There are several factors that you should optimize therapy for. Apneas/hypopneas which involve desaturations for the most part. Desaturations are easy to measure. I use viatom/wellu O2ring and contec RS01 has oximeter as well. The contec has more sensitive data at 1s. Viatom claims to record at 1s, but presents at 4s, so a lot of Reras and hypopneas might be missed. O2ring imports in Oscar which is great as it provides O2, heart rate and movement data. Most therapies resolve any major desaturations.

Second stage of therapy optimizations which most of you seem to be tackling is the RERAs or Hypopneas without desaturation. These result in altered flow rate curve along with arousal. You can measure arousal via EEG or you can assume arousal via chin EMG (maybe you can try accelerometer attached to chin). You can assume arousal via movement as you cannot have movement without EEG arousal. For the more minor arousals you can approximate them via heart rate data as you will have 10%+ heart rate swings, so 5-6bpm increase. O2ring helps with both movement and heart rate data.

For O2 data I prefer the contec RS01, but it does not import in Oscar, which is a major drawback. Also, it provides 0 pressure flow rate curve that does not seem to be too altered in terms of filtering, so closer to raw nasal pressure data. It is just nasal pressure canula, so you still need to mouth tape in order to control for mouth breathing/leaks. You also get heart rate and PPG graphs.

For EEG, I use the Dreem 2, which is no longer sold to consumers. You get a decent hypnogram which imports into Oscar, but it is useless for heart rate, O2 and breathing data. It provides sleeping position data, but does not import in Oscar. It is useless for micro arousals/ RERAs. The hypnogram is decent in terms of accuracy, so it is a good metric in terms of optimizing for DEEP and REM sleep total time. Not very useful for fragmentation metrics. They do not sell to consumers, but they have a research version that provides raw data that you can analyze yourself. Alternatively, you have MUSE S with which I believe there is a way to get the raw data via third party apps and then if it is decent quality you can process it and score it in a separate software. I am not sure going the EEG route would be worth it for you as I pointed out you have many other proxies for arousals. MUSE S and DREEM 2 hypnograms blackbox auto scored hypnograms might be decent if you want to optimize for deep and REM sleep total time that can be affected by actual flow limits.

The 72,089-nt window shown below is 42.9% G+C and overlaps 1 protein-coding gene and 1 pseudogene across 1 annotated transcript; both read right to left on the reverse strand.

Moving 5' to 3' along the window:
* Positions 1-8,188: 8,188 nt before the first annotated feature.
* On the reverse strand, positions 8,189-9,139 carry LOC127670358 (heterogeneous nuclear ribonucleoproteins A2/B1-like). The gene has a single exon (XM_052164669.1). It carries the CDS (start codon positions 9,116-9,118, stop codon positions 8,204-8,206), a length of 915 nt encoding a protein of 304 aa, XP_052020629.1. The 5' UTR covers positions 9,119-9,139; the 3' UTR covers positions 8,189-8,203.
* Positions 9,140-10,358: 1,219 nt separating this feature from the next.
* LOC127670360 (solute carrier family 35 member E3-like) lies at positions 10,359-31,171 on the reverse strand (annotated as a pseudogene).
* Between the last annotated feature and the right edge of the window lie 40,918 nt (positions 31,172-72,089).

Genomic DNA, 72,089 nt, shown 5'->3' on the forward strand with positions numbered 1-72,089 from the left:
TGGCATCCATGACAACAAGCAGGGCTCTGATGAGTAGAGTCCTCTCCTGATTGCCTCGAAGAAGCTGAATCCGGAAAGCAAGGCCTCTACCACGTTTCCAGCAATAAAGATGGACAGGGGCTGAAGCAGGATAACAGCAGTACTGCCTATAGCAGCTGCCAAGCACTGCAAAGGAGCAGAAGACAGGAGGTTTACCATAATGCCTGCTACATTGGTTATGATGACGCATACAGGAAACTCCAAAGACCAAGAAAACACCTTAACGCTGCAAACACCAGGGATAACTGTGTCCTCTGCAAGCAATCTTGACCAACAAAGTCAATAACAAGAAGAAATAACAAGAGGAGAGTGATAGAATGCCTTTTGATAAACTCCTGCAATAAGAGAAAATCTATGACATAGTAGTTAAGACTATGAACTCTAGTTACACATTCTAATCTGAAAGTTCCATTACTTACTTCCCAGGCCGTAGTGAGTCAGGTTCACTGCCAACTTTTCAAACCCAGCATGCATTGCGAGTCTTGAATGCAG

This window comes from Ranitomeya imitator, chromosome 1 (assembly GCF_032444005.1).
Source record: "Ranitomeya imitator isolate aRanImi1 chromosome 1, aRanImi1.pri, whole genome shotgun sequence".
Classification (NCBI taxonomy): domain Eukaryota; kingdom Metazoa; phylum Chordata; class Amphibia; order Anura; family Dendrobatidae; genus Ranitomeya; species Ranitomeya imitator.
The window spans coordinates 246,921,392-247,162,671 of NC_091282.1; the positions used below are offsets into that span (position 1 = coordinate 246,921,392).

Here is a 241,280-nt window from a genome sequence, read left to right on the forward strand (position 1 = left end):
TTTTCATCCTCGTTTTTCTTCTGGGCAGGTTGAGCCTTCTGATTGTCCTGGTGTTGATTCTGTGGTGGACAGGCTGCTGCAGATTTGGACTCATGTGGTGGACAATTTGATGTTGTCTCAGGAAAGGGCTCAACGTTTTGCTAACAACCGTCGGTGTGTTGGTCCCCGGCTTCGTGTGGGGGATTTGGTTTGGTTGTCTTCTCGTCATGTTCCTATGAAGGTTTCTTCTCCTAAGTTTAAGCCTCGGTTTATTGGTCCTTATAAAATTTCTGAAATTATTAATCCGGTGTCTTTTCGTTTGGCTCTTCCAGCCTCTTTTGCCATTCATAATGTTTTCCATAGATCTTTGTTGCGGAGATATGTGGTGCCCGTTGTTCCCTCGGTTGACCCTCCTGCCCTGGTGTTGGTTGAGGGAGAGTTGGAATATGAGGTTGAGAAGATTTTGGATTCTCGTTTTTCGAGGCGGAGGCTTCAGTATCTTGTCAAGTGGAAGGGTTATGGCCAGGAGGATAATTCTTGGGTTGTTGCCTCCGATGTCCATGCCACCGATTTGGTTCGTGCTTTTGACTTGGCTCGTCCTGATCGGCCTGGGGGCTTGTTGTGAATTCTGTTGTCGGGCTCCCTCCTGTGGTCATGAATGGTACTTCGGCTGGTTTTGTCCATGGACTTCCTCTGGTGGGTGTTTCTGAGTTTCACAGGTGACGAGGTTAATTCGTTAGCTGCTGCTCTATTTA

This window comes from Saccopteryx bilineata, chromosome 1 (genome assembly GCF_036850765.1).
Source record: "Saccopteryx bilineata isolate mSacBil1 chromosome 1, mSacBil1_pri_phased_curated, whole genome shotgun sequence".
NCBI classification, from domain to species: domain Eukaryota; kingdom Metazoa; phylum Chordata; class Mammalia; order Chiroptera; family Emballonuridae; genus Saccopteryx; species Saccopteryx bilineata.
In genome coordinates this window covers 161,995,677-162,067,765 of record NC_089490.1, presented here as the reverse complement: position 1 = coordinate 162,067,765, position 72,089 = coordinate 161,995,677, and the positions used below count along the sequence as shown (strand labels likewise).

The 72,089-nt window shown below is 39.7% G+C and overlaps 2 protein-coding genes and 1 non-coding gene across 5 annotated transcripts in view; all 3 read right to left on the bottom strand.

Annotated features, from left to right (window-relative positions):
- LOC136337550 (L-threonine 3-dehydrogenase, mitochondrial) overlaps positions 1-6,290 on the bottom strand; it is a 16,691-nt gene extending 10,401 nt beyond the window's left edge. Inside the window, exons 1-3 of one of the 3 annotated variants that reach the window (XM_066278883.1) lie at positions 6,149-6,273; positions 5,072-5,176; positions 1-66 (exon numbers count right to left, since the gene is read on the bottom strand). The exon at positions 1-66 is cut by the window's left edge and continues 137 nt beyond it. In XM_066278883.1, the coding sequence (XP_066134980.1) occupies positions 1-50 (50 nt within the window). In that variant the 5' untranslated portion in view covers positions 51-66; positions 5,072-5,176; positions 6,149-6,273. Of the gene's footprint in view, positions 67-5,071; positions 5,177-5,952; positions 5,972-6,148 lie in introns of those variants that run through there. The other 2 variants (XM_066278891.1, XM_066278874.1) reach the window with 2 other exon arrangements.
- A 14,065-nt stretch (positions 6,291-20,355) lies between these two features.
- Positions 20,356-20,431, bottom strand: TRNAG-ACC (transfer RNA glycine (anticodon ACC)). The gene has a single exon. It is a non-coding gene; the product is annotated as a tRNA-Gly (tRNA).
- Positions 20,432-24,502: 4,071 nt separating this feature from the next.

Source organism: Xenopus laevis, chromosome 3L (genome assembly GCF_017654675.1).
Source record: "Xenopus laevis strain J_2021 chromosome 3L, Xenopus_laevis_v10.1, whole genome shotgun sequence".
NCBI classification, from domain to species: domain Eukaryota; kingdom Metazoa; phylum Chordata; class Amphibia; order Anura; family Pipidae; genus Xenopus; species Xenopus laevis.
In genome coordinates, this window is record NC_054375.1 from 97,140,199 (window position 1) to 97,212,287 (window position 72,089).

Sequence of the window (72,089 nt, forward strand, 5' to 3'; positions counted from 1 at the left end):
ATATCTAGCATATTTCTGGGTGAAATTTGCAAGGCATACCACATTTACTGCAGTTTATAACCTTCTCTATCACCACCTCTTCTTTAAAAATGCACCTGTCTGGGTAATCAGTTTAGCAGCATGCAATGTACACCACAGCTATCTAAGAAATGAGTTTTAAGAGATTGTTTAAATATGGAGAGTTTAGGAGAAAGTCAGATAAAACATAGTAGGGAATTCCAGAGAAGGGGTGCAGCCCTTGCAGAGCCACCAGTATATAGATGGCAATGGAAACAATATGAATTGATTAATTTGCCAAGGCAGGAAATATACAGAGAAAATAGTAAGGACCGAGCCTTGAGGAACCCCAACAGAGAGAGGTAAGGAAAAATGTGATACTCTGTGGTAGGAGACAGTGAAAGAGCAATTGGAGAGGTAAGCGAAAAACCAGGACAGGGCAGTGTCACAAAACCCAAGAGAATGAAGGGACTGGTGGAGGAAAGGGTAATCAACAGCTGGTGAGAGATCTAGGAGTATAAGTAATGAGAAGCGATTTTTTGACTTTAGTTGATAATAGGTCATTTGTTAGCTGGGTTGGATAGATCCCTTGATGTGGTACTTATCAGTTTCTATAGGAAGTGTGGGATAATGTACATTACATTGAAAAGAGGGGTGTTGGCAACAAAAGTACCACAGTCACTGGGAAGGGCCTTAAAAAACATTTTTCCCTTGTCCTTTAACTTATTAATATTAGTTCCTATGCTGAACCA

Bedside threshold sound recordings via phone apps or video recordings are also decent for digging deeper and are very cheap methods that can be employed.
Which devices currently import sound metrics into Oscar? I have seen Snore labeled Oscar charts here.

To simplify, most of your arousals will have either movement or heart rate spike. Once you mark those, you can zoom in on your flow rate and other data in order to try to determine if they were respiratory related or not. Try to minimize them and if you still have actual flow limits and feel bad than you can go the EEG route and see if the flow limits prevent you from entering or severely fragment your deep and REM.